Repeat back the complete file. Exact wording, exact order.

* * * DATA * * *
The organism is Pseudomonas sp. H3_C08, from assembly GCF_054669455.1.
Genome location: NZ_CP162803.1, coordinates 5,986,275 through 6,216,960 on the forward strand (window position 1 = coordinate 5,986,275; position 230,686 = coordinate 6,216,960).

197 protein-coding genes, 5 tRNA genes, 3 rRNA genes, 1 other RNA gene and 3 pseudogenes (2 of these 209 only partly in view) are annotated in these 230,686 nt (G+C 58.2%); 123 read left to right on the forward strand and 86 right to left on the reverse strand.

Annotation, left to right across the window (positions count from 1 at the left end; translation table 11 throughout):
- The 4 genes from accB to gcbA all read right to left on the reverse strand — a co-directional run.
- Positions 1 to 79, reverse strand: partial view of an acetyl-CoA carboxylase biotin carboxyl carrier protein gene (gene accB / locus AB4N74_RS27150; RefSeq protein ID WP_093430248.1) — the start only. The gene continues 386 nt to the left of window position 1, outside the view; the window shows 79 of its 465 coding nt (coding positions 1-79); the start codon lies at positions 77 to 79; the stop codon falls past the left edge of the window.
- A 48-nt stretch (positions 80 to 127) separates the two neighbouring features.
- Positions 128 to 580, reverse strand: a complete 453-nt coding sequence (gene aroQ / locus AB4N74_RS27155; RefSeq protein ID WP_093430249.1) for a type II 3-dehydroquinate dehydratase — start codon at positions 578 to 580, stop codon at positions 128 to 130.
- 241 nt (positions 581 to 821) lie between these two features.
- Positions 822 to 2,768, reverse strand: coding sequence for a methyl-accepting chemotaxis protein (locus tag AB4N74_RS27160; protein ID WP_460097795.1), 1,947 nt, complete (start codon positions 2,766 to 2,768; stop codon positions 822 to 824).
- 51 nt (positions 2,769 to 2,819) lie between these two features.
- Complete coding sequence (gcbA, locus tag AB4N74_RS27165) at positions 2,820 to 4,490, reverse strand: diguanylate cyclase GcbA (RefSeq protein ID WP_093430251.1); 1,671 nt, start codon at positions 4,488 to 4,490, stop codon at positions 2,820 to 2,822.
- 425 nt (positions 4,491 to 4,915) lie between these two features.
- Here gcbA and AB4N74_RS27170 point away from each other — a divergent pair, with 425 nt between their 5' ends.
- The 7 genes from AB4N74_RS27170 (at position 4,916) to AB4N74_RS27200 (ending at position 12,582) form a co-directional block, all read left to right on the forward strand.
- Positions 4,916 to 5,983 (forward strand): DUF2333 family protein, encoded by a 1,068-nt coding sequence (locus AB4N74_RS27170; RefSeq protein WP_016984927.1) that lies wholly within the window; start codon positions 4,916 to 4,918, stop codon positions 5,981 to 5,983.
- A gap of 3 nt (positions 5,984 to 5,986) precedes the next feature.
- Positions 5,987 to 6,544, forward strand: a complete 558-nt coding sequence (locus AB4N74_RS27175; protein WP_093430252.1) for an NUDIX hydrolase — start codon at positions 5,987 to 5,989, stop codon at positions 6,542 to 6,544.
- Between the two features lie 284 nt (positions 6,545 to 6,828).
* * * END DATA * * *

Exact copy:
The organism is Pseudomonas sp. H3_C08, from assembly GCF_054669455.1.
Genome location: NZ_CP162803.1, coordinates 5,986,275 through 6,216,960 on the forward strand (window position 1 = coordinate 5,986,275; position 230,686 = coordinate 6,216,960).

197 protein-coding genes, 5 tRNA genes, 3 rRNA genes, 1 other RNA gene and 3 pseudogenes (2 of these 209 only partly in view) are annotated in these 230,686 nt (G+C 58.2%); 123 read left to right on the forward strand and 86 right to left on the reverse strand.

Annotation, left to right across the window (positions count from 1 at the left end; translation table 11 throughout):
- The 4 genes from accB to gcbA all read right to left on the reverse strand — a co-directional run.
- Positions 1 to 79, reverse strand: partial view of an acetyl-CoA carboxylase biotin carboxyl carrier protein gene (gene accB / locus AB4N74_RS27150; RefSeq protein ID WP_093430248.1) — the start only. The gene continues 386 nt to the left of window position 1, outside the view; the window shows 79 of its 465 coding nt (coding positions 1-79); the start codon lies at positions 77 to 79; the stop codon falls past the left edge of the window.
- A 48-nt stretch (positions 80 to 127) separates the two neighbouring features.
- Positions 128 to 580, reverse strand: a complete 453-nt coding sequence (gene aroQ / locus AB4N74_RS27155; RefSeq protein ID WP_093430249.1) for a type II 3-dehydroquinate dehydratase — start codon at positions 578 to 580, stop codon at positions 128 to 130.
- 241 nt (positions 581 to 821) lie between these two features.
- Positions 822 to 2,768, reverse strand: coding sequence for a methyl-accepting chemotaxis protein (locus tag AB4N74_RS27160; protein ID WP_460097795.1), 1,947 nt, complete (start codon positions 2,766 to 2,768; stop codon positions 822 to 824).
- 51 nt (positions 2,769 to 2,819) lie between these two features.
- Complete coding sequence (gcbA, locus tag AB4N74_RS27165) at positions 2,820 to 4,490, reverse strand: diguanylate cyclase GcbA (RefSeq protein ID WP_093430251.1); 1,671 nt, start codon at positions 4,488 to 4,490, stop codon at positions 2,820 to 2,822.
- 425 nt (positions 4,491 to 4,915) lie between these two features.
- Here gcbA and AB4N74_RS27170 point away from each other — a divergent pair, with 425 nt between their 5' ends.
- The 7 genes from AB4N74_RS27170 (at position 4,916) to AB4N74_RS27200 (ending at position 12,582) form a co-directional block, all read left to right on the forward strand.
- Positions 4,916 to 5,983 (forward strand): DUF2333 family protein, encoded by a 1,068-nt coding sequence (locus AB4N74_RS27170; RefSeq protein WP_016984927.1) that lies wholly within the window; start codon positions 4,916 to 4,918, stop codon positions 5,981 to 5,983.
- A gap of 3 nt (positions 5,984 to 5,986) precedes the next feature.
- Positions 5,987 to 6,544, forward strand: a complete 558-nt coding sequence (locus AB4N74_RS27175; protein WP_093430252.1) for an NUDIX hydrolase — start codon at positions 5,987 to 5,989, stop codon at positions 6,542 to 6,544.
- Between the two features lie 284 nt (positions 6,545 to 6,828).